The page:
Why Colombia–One Expat’s Story
The December issue of the Overseas Retirement Letter will feature my report on living and retiring in Medellin, Colombia, which has become one of my favorite cities in the world.
My ORL feature will include interviews with expats who’ve already settled in this beautiful, sophisticated city…including Joe Greco. Here’s a preview of my conversation with Joe…
Q: How did you choose Medellin?
Joe’s Response: I ended up in Medellin by accident. I was driving from Seattle, Washington, to Buenos Aires, Argentina, and my van broke down three hours north of Medellin. It was impossible to locate parts for my vehicle here (VW van), and it took nearly three months to get it fixed.
By the time I had my van back, I was sold on Medellin. The first week I was here, I played tourist and saw the sites. I was impressed from the first day with how modern the city and its transportation system are.
Having taken a six-month road trip through Mexico and all Central America, I can tell you that, for me, no city in that region compares. This is a notably cleaner city than cities in Central America, for example.
For me, the friendliness of the locals was a big selling point. It was evident that there have been few travelers and foreigners in Medellin to date. The locals welcome newcomers with open arms and with lots of pride in their city and their country.
Q: What’s there to do in Medellin?
Joe’s Response: Medellin is a big city. Full of events. I have been very impressed by the sporting complexes, for example–modern and well-maintained stadiums, gyms, swimming pools, running tracks, etc. One section of the main road system is shut down every Sunday to encourage locals to walk and bike the city. Again, not what I had expected to find anywhere in Latin America. The city is progressive in its thinking and its government. The library system is large and modern, and Medellin is big on green spaces and public parks.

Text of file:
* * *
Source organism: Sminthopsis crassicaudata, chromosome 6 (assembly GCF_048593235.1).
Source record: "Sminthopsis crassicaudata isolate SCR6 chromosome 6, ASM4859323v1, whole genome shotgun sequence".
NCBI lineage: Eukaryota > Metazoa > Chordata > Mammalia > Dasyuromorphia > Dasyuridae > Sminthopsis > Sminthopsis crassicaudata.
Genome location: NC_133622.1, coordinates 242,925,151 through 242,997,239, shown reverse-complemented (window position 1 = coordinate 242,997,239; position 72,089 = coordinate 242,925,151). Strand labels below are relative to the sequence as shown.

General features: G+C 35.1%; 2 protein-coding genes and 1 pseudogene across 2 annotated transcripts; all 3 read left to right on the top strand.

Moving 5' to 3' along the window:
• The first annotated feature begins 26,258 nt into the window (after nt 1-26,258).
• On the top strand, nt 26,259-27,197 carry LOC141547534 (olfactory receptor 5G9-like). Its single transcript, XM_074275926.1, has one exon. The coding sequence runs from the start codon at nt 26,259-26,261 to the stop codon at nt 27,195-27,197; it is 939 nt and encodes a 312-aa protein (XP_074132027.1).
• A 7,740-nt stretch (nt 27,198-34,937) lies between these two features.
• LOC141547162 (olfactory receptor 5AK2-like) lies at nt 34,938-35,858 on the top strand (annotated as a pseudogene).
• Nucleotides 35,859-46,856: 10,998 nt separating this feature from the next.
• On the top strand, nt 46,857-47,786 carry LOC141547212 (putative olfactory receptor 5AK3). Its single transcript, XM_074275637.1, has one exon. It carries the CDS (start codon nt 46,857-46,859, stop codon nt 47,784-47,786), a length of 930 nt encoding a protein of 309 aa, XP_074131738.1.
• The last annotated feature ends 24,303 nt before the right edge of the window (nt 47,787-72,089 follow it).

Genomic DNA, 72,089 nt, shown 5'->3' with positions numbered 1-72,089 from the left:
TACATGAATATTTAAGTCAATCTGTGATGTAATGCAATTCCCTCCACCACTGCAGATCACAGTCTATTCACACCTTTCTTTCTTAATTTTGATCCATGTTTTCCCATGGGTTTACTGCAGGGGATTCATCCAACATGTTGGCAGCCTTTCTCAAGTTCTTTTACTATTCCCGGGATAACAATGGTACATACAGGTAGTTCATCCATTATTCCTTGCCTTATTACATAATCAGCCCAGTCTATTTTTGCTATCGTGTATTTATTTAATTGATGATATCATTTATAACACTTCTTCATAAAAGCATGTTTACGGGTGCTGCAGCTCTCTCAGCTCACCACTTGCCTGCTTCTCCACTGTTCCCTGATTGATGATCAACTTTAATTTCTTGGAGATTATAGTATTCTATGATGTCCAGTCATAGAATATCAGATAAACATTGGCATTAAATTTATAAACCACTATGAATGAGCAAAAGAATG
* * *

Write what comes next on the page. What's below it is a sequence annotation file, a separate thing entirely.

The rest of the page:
Q: Do you own a home or are you renting?
Joe’s Response: I own an apartment in El Poblado with a business partner, that we rent out. I rent and live in the San Joaquin neighborhood.
Q: What are your favorite things about living in Medellin?
Joe’s Response: Climate for sure. Also no mosquitos. On my driving trip down here, I contemplated living in many locations, including Mexico, Nicaragua, and Panama. The reality, I found, is that, once you get south of Baja, Mexico, the weather anywhere near the ocean is extremely hot. You just want to be in an air-conditioned vehicle or an air-conditioned building all the time. For a week’s vacation, a tropical location can be great. You spend your time lounging by the pool. But as a place to live and work, I find Medellin far more pleasant.
Q: What don’t you like about life in Medellin?
Joe’s Response: Traffic is becoming more of a problem. If you need to drive a lot in town, it can consume a lot of time. With the economy moving ahead, more and more people are owning vehicles.
Q: Can you comment on the availability, price, and quality of medical and dental care in the city?
Joe’s Response: My only experience in this department so far is having my teeth cleaned. The cost was approximately US$40. The office was as clean and sophisticated as I’ve ever been in. They even had a TV that they position over your head and a set of headphones so that you can watch TV or a movie during the procedure. A lot fancier than I would have guessed. The dentist spoke excellent English.
Q: Has language been a problem for you?
Joe’s Response: Language can be a hurdle, depending on the neighborhood you are in and what you are looking to accomplish. I would consider myself a beginner in Spanish, and I know I need to improve. I have recently enrolled at the local university for classes. The more “touristy” a neighborhood is (El Poblado, for example), the more English that is spoken. But, generally speaking, the people here don’t speak English.
Q: What would you say is the future of Medellin? Where is this city headed?
Joe’s Response: I would guess that Medellin is on the verge of a major growth spurt. The city will continue to modernize and to internationalize. The government seems to be investing heavily in transportation infrastructure and educational systems (with an emphasis on teaching English to the next generation). The locals are moving up the “class ladder,” and the middle and upper classes are expanding.
In just the time that I have been living here, I’m noticing more and more Americans, Europeans, and Australians settling here.